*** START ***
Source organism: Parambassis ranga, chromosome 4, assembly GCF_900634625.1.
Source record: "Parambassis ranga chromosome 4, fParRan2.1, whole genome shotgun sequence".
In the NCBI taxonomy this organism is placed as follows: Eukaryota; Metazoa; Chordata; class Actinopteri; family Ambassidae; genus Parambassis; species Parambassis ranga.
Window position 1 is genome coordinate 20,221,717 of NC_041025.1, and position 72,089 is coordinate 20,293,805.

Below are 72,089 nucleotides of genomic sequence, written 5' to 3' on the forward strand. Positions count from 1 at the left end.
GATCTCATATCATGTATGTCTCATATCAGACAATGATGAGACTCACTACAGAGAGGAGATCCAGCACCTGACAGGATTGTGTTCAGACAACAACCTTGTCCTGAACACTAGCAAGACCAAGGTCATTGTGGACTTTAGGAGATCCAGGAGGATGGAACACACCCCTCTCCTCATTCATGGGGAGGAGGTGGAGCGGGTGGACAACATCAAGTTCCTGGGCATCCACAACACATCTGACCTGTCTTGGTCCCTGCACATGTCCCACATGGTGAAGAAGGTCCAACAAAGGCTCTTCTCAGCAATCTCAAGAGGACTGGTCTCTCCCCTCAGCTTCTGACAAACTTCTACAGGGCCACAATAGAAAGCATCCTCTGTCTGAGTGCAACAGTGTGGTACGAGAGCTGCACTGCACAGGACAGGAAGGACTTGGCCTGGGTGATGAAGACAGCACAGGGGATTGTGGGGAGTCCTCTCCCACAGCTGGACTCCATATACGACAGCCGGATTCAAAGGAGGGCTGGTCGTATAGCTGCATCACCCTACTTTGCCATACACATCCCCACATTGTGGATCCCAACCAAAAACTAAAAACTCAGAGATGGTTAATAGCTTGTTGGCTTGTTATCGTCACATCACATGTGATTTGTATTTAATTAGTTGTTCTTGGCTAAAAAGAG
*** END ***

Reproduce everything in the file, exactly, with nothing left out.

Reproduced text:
Source organism: Parambassis ranga, chromosome 4, assembly GCF_900634625.1.
Source record: "Parambassis ranga chromosome 4, fParRan2.1, whole genome shotgun sequence".
In the NCBI taxonomy this organism is placed as follows: Eukaryota; Metazoa; Chordata; class Actinopteri; family Ambassidae; genus Parambassis; species Parambassis ranga.
Window position 1 is genome coordinate 20,221,717 of NC_041025.1, and position 72,089 is coordinate 20,293,805.

Below are 72,089 nucleotides of genomic sequence, written 5' to 3' on the forward strand. Positions count from 1 at the left end.
GATCTCATATCATGTATGTCTCATATCAGACAATGATGAGACTCACTACAGAGAGGAGATCCAGCACCTGACAGGATTGTGTTCAGACAACAACCTTGTCCTGAACACTAGCAAGACCAAGGTCATTGTGGACTTTAGGAGATCCAGGAGGATGGAACACACCCCTCTCCTCATTCATGGGGAGGAGGTGGAGCGGGTGGACAACATCAAGTTCCTGGGCATCCACAACACATCTGACCTGTCTTGGTCCCTGCACATGTCCCACATGGTGAAGAAGGTCCAACAAAGGCTCTTCTCAGCAATCTCAAGAGGACTGGTCTCTCCCCTCAGCTTCTGACAAACTTCTACAGGGCCACAATAGAAAGCATCCTCTGTCTGAGTGCAACAGTGTGGTACGAGAGCTGCACTGCACAGGACAGGAAGGACTTGGCCTGGGTGATGAAGACAGCACAGGGGATTGTGGGGAGTCCTCTCCCACAGCTGGACTCCATATACGACAGCCGGATTCAAAGGAGGGCTGGTCGTATAGCTGCATCACCCTACTTTGCCATACACATCCCCACATTGTGGATCCCAACCAAAAACTAAAAACTCAGAGATGGTTAATAGCTTGTTGGCTTGTTATCGTCACATCACATGTGATTTGTATTTAATTAGTTGTTCTTGGCTAAAAAGAG